Filling this out has the same prerequisites as the title and abstract above. Everything you enter here, will only be searched in the text field of the claims.

The patent description, also known as the specification, is a detailed written explanation of an invention provided within a patent document. It serves as a comprehensive disclosure of the invention's technical aspects, functionality, and practical implementation. The description typically includes background information, a summary of the invention, a detailed explanation of its components or steps, and often includes accompanying figures, diagrams, or examples to aid in understanding. The patent description aims to enable someone skilled in the relevant field to replicate and understand the invention based on the information provided. It provides context, technical details, and supporting information to substantiate the claims made in the patent. The description plays a vital role in providing a complete understanding of the invention and supporting the patent claims during examination and potential legal disputes.

Filling this out has the same prerequisites as the title, abstract and claims above. Everything you enter here, will only be searched in the text field of the description. However please be aware: The description is long and you might find various words and terms in numerous description. We suggest to not only use this text field to look for specific patents.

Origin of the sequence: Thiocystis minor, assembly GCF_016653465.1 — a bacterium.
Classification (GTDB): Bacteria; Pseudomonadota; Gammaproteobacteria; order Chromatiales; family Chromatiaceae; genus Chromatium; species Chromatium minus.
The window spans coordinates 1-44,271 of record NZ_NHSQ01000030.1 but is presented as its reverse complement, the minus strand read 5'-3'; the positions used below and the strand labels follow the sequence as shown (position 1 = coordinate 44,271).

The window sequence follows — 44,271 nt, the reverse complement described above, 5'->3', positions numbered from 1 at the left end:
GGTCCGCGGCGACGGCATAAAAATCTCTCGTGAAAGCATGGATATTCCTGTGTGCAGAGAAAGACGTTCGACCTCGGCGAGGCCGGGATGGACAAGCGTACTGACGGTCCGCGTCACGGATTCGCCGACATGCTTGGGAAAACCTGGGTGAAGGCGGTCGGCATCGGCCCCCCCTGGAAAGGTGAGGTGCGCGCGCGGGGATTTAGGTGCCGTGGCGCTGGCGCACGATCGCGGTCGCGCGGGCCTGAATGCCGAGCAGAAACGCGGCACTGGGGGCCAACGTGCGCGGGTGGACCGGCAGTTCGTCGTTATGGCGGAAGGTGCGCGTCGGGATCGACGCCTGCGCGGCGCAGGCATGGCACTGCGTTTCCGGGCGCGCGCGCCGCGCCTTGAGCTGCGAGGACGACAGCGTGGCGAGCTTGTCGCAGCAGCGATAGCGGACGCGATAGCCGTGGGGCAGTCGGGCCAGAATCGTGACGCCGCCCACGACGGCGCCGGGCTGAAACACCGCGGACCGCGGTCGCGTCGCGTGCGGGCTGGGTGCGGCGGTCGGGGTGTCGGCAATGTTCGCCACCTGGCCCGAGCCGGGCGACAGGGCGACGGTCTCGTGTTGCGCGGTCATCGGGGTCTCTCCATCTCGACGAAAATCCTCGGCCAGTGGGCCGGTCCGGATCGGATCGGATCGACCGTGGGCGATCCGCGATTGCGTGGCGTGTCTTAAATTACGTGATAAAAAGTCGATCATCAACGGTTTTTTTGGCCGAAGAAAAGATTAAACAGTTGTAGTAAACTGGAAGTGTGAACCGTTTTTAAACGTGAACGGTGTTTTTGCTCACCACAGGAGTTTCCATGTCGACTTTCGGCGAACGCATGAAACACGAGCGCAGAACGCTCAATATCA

Family ID
The patent family ID refers to a unique identifier that is assigned to a group of patent documents related to the same invention. It represents a collection of patents and patent applications filed in different countries or regions that share the same priority or common priority application. The patent family ID allows for easy tracking and organization of related patent documents across different jurisdictions. It helps identify and link together various versions of the invention, including granted patents, pending applications, and related documents such as divisional or continuation applications. The patent family ID provides a convenient way to analyze the global coverage and status of an invention and facilitates comprehensive patent searches and monitoring of its legal protection worldwide.

In order to fill this out / to search for a specific family you need to know the exact identifier for this family.